A Tribute to Gordon Korman, King of the Dumb Boys and the Best-Kept Secret in Children's Literature

Illustration for article titled A Tribute to Gordon Korman, King of the Dumb Boys and the Best-Kept Secret in Children's Literature

At Hazlitt, Nicholas Hune-Brown has written a piece about the magnificently funny, playful, brilliant children’s author Gordon Korman, whose specific aesthetic (incredibly lovable but never deep) and regional fame (which I only found out was regional while reading this) has somehow resulted in a low-key tragedy where he is not recognized universally as one of the best children’s writers of all time. Which he is.


The peg for the Hazlitt piece is a new TV-movie adaptation of Korman’s first book This Can’t Be Happening at Macdonald Hall, published in the late ‘70s, which kicked off a series all set at the titular, fictional Canadian boys’ boarding school. (Macdonald Hall also came with a sister institution, a “finishing school” called Miss Scrimmage’s, at which the girls were arguably much more rowdy than their male counterparts.)

It’s a Canadian adaptation of “moderate budget,” produced by a fan, and marketed to an audience that’s likely never heard of the book on which it’s based. Hune-Brown writes, “The oddity of life as a kids’ author is that your audience changes every four years, a perpetual cycle that means you’re constantly forced to introduce yourself to a new generation of fans.” And anyway, Korman’s fame is very particular:

it is difficult to know the exact dimensions of Gordon Korman’s celebrity. He was born in Montreal but grew up in Thornhill, a suburb of Toronto, where he famously wrote his first novel, This Can’t Be Happening At Macdonald Hall, as a seventh-grade English assignment and then brazenly sent the manuscript to Scholastic. Published in 1978 when Korman was 14, it sold 200,000 copies in the first two weeks after its release. Before high school was over, he had cranked out five more hits, scribbling away during summer vacation while his friends worked at camp or hung out at the mall. For bookish ten-year-olds in my downtown Toronto elementary school, circa 1990, Korman was a hero—his novels constantly in demand at the library and always among the hottest sellers at the book fair.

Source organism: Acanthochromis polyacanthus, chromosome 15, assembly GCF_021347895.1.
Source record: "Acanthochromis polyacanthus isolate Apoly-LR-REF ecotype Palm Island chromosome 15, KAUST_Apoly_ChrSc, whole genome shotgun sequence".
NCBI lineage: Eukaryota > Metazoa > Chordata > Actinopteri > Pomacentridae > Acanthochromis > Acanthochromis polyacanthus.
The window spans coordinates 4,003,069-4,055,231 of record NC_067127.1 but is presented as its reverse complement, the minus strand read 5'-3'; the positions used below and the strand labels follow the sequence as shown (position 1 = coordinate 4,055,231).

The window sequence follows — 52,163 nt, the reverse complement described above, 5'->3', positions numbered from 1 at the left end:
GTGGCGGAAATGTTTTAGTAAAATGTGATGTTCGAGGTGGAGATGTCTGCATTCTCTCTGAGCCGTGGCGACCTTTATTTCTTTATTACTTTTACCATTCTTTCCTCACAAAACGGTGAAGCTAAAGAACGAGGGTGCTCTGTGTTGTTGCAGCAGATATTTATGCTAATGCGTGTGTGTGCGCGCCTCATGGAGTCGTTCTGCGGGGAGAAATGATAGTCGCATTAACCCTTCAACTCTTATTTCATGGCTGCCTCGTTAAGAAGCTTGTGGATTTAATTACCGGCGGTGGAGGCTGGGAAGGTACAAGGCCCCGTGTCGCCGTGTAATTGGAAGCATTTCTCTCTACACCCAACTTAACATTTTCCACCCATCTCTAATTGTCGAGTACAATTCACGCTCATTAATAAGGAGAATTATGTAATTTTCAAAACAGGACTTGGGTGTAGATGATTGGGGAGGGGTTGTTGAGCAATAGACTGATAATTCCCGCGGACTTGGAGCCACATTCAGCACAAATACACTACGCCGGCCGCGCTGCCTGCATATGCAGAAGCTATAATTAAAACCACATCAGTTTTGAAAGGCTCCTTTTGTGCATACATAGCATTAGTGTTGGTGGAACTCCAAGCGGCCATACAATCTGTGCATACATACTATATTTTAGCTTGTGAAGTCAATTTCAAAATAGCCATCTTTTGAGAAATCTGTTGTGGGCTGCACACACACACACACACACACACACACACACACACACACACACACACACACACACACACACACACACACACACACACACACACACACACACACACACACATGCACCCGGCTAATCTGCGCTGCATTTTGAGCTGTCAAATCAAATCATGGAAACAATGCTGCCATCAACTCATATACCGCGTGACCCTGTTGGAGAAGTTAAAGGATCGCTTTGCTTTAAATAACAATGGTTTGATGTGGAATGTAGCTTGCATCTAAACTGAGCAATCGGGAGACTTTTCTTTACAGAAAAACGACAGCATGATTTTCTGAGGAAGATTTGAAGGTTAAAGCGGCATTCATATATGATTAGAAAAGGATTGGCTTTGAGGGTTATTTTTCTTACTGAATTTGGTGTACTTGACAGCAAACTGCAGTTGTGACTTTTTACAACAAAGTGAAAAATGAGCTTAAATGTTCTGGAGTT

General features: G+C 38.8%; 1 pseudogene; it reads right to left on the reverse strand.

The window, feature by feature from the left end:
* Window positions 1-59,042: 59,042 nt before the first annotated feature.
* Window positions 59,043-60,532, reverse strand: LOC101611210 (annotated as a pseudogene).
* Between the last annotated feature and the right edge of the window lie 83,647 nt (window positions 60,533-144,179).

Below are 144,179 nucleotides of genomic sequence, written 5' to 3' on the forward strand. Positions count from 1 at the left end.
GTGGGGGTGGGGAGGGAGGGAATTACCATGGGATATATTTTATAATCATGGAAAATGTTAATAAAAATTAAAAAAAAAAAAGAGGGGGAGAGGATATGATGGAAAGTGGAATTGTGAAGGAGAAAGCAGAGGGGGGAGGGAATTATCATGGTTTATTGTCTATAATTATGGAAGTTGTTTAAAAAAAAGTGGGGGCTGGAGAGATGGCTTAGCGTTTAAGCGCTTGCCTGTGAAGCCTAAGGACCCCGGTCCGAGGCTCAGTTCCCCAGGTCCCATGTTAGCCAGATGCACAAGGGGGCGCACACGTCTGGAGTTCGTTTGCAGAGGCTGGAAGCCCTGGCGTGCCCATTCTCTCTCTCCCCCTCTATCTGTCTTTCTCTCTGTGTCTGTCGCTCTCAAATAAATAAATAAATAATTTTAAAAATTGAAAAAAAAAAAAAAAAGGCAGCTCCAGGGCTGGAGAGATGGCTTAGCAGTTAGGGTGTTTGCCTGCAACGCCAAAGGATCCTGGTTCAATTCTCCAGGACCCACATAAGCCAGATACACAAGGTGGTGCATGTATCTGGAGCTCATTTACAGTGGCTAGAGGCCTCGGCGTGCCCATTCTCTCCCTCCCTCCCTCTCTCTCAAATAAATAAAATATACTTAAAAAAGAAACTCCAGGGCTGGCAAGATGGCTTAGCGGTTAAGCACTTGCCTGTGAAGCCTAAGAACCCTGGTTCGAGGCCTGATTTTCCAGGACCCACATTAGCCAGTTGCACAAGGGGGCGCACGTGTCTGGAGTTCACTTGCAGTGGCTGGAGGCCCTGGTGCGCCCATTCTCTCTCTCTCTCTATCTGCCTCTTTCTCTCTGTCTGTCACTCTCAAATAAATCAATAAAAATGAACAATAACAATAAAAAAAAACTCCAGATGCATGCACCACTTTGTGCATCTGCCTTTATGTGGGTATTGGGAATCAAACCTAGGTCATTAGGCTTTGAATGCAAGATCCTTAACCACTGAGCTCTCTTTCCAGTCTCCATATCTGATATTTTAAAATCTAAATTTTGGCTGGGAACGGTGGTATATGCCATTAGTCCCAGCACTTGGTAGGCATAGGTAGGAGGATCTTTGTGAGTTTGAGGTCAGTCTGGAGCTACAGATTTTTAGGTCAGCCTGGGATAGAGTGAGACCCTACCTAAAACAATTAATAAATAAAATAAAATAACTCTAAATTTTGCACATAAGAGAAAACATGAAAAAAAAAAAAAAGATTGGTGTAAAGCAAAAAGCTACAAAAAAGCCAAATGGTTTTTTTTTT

Emphasis mine, and let’s hear it again for good measure: Gordon Korman wrote his first book as an English class assignment when he was in seventh grade, and then sent the manuscript to Scholastic, who published it!

I had forgotten that, but I certainly knew it when I was reading Gordon Korman in elementary school, a time at which “sending a seventh-grade class project to Scholastic and becoming a published author” hovered like a castle-in-the-air ambition, floating vaguely and tantalizingly in the future, like the New Yorker’s 20 Under 40 list for a brain addled not with fatigue and cynicism but with optimism and suburban sun.

As to the question of how localized Korman’s localized fame was, Hune-Brown is right that childhood makes the answer somewhat impossible to find. When you’re little, you have no sense of what’s important to people who aren’t you and maybe your two best friends. But: my parents moved us to Houston from Toronto when I was four, and although they didn’t once pick out books for me—they would drop me off at the library or the used bookstore and let me roam—I’m wondering now if they, being Canadians, primed me somehow to look for Korman’s name.

And if you liked Gordon Korman, you really fucking liked Gordon Korman. He was so prolific and so low-stakes inventive that his books seemed inexhaustible; they were internally attentive enough to reread over and over, and there were always more.

“I thought he was some kind of genius,” the Toronto novelist Sheila Heti told me recently. “I probably thought that No Coins, Please was one of the most popular kids’ books ever written.” Jeremy Keehn, an Edmonton-born Korman fan who is now an editor at the New Yorker, remembers his father, a school principal, bringing him to a Professional Development day at which Korman was giving a speech. “At the time I’m sure I thought, ‘Oh, he’s this super famous writer, I hope that we can get in,’” Keehn remembers. “We’re not talking a keynote address. It was fifty teachers in a room.”

In 2010, Justin Trudeau appeared on a TV series on called Great Canadian Books in which notable Canadians talk about their favourite works (this is an actual program on Book Television, an actual channel). Guests generally choose classics from the CanLit canon by authors such as Michael Ondaatje, Margaret Laurence, or W.O.Mitchell. The future prime minister picked This Can’t Be Happening at Macdonald Hall.